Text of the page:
We sat down with the pride of Santa Barbara to talk about growing the heat, as Local Cannabis Company(LCC) prepares to defend its Emerald Cup title after famously placing first and second in the Mixed Light category with no lights. 

But 2022 is a different animal. The competition will be fierce given the nearly perfect conditions in Southern Humboldt and Mendocino over the last year. But one needs only look at the hardware on the trophy shelf if there were any thoughts of intimidation.

Additionally, the best runs of the year for LCC are dropping right now. This means they’ll have the premier versions of cup winners Ice Cream Cake and Sherbhead ready to stand tall with the best of The Emerald Triangle. At the very least, the last few years have seen the cup diversify from every winner originating north of Wine Country and east towards the Sierra. It started with Salinas taking a couple of wins in the mid-2010s, then the trend continued south. No matter what happens later in the spring, LCC helped us adjust the geography of what we consider fine cannabis in California. 

“I know the complications around our story, it’s like ice cream cake, kind of the laughingstock of the cannabis world, and we’re like Mr. Ice Cream Cake over here, but if it’s not broke don’t fix it,” Alex Rauber, LCC Marketing and Sales Manager, told L.A. Weekly. 

 While certain parts of Rauber’s statement are fair, we’ve certainly participated in the Ice Cream Cake comedy festival here at L.A. Weekly, when you grow it better than everyone else, it rises about the flooded market. The only problem is not all have been to the mountaintop. So the more Ice Cream Cake that hits the market, the lower the percentage of people will be experiencing its most elite versions as they become a smaller percentage of production. We’ve certainly already hit that point with Ice Cream Cake where most will never see what’s really possible, but anything that wins the cup more than once now with more breeders – and people pretending to be – than ever is on the all-time list, whether you think people are growing too much of it or not.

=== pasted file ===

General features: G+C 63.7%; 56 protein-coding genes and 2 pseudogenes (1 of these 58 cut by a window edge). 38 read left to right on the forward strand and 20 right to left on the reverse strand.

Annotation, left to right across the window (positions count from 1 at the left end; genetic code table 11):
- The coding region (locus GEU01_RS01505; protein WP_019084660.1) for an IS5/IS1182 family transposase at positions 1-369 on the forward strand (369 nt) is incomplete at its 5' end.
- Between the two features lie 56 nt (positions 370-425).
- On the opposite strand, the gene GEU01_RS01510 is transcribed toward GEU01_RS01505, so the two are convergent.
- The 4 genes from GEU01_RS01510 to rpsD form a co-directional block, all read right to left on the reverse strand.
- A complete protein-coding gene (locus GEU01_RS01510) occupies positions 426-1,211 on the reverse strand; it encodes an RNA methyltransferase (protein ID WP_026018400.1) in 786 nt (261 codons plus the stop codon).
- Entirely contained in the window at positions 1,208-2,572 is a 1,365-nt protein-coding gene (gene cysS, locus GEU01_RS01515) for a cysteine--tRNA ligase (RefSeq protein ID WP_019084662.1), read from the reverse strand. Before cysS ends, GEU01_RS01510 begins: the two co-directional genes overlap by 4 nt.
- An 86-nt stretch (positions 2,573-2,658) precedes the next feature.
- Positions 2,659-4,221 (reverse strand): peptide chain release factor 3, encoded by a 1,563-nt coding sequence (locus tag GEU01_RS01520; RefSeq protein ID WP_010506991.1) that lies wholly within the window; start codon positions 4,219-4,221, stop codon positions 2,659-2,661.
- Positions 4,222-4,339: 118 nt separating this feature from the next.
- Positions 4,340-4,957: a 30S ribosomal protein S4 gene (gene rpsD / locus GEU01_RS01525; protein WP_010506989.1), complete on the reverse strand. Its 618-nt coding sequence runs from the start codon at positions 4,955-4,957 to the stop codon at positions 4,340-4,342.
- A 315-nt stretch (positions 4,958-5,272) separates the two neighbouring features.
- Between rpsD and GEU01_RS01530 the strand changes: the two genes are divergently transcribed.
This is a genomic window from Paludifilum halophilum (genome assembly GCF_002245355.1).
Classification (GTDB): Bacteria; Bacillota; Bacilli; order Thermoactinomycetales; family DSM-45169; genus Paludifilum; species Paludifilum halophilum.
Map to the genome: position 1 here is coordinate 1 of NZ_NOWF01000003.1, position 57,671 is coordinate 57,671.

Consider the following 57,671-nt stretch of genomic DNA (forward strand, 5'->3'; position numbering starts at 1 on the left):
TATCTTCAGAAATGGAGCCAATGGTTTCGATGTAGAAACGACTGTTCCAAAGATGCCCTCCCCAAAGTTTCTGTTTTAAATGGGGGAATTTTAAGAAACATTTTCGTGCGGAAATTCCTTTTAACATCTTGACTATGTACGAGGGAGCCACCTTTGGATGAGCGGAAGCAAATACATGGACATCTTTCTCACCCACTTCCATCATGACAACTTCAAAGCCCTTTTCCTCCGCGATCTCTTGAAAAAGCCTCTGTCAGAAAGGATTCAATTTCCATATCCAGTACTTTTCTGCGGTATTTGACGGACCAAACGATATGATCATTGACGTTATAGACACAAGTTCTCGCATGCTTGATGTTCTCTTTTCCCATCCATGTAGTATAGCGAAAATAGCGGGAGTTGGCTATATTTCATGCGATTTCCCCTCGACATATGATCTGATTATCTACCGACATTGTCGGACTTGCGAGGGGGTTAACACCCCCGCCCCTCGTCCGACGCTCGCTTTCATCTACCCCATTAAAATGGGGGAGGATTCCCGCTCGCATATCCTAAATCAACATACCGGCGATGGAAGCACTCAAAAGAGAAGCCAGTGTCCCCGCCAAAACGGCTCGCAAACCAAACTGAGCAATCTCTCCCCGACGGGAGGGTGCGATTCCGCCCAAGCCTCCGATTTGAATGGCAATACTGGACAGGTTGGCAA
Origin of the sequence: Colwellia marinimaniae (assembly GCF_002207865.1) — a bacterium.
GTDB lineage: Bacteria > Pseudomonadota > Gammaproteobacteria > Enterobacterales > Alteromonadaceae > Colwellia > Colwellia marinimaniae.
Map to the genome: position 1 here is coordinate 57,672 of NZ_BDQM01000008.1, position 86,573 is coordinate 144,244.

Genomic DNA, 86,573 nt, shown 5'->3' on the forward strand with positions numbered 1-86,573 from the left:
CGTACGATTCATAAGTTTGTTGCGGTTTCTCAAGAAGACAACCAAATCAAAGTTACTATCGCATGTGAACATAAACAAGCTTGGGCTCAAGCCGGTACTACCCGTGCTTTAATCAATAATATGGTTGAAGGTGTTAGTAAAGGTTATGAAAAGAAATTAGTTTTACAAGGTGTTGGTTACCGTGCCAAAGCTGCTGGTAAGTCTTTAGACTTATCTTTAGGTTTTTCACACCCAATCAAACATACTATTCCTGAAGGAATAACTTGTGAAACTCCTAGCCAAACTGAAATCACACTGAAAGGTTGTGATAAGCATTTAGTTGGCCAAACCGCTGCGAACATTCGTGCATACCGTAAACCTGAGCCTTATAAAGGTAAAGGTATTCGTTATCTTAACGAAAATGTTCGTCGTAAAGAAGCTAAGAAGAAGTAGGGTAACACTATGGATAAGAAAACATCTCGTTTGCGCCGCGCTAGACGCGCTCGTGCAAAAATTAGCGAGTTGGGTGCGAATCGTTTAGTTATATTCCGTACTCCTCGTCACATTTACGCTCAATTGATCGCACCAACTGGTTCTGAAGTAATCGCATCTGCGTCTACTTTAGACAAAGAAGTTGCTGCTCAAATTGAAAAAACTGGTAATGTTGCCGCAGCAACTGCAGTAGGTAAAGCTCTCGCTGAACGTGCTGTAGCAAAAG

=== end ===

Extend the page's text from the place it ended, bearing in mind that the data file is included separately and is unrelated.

“I mean, the one thing I will say is that Dan selected this Ice Cream Cake almost four years ago, right when you know J-Beezy kind of put it out there,” Rauber said, “So we’ve had it for a while. We love this pheno; we just keep going with it.”

Rauber also noted the conditions at LCC’s greenhouses make it a little tricky when it comes to selecting strains. While they continue to search for new winners among co-founder Dan Wittlinger’s breeding projects, the Ice Cream Cake continues to check every box. Rauber explained six or seven months of the year they can grow fire anything, the trick is finding things that do well in the last optimal portion of the year. 

But it has its challenges. 

“It’s really hard to find those that work,” Rauber said, “That really get that good near indoor quality. And so we kind of have to keep going with that. We’ve gone through countless other hunts to find a couple of things we’re moving forward on, but we’re not there yet.”

Ice Cream Cake

The man leading the effort to keep the trophies coming back to Santa Barbara is cultivation manager Arnoldo Roman. Roman joined the conversation noting sometimes the quest for great flower is just waiting for it. Sure he’s always trying to get dense nugs soaked in terpenes and hype. But you can’t rush greatness.

“People rushing and sacrificing quality is a problem,” Roman said, “We try and get past 60 days to get the most out of the plants,” Roman said.    

Roman noted the other challenge Local Cannabis Co faces is maintaining color through the summer when things are a bit warmer in Santa Barbara. Even if it’s elite, the marker is not into green pot at the moment. This means Roman’s work to pull a bit of color out of the buds in the hot months is critical for maintaining through the hot months.

 

LA Weekly